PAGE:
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Reunion recalls history, yet embraces progress

Black Family Reunion helps reconnect alumni

Since 2003, Black Family Reunion has provided opportunities for black alumni to reconnect during Homecoming weekend. The Legion of Black Collegians organized Black Homecoming starting in the mid-1970s. Today’s reunion continues as a way for alumni and students to preserve their cultural traditions as part of — rather than separate from — the overall Homecoming celebration.

“The primary focus of the Black Family Reunion is to re-engage black alumni with the University of Missouri,” says Nathan Stephens, director of the Gaines/Oldham Black Culture Center. “My hope is to cultivate relationships that will lead to support of the Black Culture Center and networking opportunities for our students.”

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That’s a marked shift from the purpose of the initial Black Homecoming, which reflected the nation’s tense racial issues in the ’60s and ’70s. MU Deputy Chancellor Michael Middleton, BA ’68, JD ’71, also supervisor of the Chancellor’s Diversity Initiative, says when he was a Mizzou student in the late ’60s, blacks didn’t feel welcome at the campus event. He recalls the Kappa Alpha Order fraternity unfurling a Confederate flag and Marching Mizzou playing “Dixie” during football games. When he and other black students decided to display a black flag in protest, a campus police officer approached them with his hand on his pistol.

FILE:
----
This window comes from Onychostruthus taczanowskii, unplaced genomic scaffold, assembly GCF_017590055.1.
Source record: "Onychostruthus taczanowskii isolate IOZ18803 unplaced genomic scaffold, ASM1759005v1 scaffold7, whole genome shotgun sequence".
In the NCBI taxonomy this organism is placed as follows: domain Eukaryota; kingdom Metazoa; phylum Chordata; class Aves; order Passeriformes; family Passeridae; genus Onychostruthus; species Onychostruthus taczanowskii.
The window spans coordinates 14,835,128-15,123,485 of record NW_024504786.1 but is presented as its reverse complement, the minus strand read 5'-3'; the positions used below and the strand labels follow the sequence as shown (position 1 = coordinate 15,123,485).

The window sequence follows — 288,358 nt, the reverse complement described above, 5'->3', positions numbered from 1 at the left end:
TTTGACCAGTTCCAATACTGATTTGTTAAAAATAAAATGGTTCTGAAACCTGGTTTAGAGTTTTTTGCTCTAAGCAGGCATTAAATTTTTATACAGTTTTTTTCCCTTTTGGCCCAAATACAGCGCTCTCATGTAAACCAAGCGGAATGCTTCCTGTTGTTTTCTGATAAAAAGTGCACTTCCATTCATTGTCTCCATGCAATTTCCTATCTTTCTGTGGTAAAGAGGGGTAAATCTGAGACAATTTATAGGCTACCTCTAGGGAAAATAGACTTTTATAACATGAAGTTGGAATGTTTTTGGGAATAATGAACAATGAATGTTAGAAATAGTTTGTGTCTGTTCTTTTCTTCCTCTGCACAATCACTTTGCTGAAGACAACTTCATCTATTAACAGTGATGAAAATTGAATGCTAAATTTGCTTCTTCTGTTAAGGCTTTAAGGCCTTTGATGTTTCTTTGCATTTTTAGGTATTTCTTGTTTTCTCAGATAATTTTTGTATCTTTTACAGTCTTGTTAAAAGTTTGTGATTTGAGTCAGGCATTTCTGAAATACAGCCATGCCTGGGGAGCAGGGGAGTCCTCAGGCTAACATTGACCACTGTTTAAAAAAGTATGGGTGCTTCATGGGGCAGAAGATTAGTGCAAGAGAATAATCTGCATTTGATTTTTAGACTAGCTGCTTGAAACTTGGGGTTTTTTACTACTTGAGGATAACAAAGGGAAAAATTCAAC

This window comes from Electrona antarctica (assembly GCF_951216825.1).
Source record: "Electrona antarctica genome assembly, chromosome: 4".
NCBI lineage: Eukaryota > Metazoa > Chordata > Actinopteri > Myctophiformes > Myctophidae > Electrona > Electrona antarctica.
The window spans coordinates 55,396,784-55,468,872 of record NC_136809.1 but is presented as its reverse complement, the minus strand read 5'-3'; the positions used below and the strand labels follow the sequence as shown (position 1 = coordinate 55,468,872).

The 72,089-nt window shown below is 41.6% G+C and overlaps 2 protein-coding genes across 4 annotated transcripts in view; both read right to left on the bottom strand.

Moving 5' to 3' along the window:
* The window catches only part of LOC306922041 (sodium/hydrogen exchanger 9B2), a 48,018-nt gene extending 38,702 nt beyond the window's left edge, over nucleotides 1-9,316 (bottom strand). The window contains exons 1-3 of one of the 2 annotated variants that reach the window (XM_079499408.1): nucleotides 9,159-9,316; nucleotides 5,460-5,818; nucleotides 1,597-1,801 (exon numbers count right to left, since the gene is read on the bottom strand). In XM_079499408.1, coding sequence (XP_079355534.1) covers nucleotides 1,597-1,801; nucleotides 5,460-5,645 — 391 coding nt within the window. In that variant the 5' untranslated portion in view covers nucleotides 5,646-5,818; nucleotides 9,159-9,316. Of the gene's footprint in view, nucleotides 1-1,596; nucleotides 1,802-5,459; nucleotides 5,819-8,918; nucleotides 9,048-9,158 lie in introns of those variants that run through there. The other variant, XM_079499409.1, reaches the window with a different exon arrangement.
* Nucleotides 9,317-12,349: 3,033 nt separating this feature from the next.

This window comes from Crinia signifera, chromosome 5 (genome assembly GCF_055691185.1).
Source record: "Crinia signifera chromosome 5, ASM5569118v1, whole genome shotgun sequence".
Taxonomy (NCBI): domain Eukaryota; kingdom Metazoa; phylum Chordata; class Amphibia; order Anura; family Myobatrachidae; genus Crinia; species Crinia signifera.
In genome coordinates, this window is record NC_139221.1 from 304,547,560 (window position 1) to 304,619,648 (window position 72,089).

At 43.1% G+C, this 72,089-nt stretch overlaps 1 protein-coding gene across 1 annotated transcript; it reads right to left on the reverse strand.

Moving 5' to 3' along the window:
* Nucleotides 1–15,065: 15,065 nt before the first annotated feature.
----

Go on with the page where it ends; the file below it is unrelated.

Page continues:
Remembering the Multicultural Extravaganza

As a Riverview Gardens High School student in St. Louis, Jo Lena Johnson received recognition from administrators and classmates for being an active community service volunteer, the bossiest senior and the most spirited. Those accolades summed up Johnson’s personality as she arrived at Mizzou in 1988.

She was eager for her first Mizzou Homecoming, until she noticed that few — if any — black students were involved in Homecoming festivities. Although she was only a freshman, Johnson snagged a spot on the Legion of Black Collegians executive board and created the Mr. and Mrs. LBC pageant and the Multicultural Extravaganza talent show to boost participation of minority students in Homecoming. The Black Culture Center co-sponsored the extravaganza, which included free food to drum up attendance. Fourteen talent acts took the stage in the Memorial Union ballroom.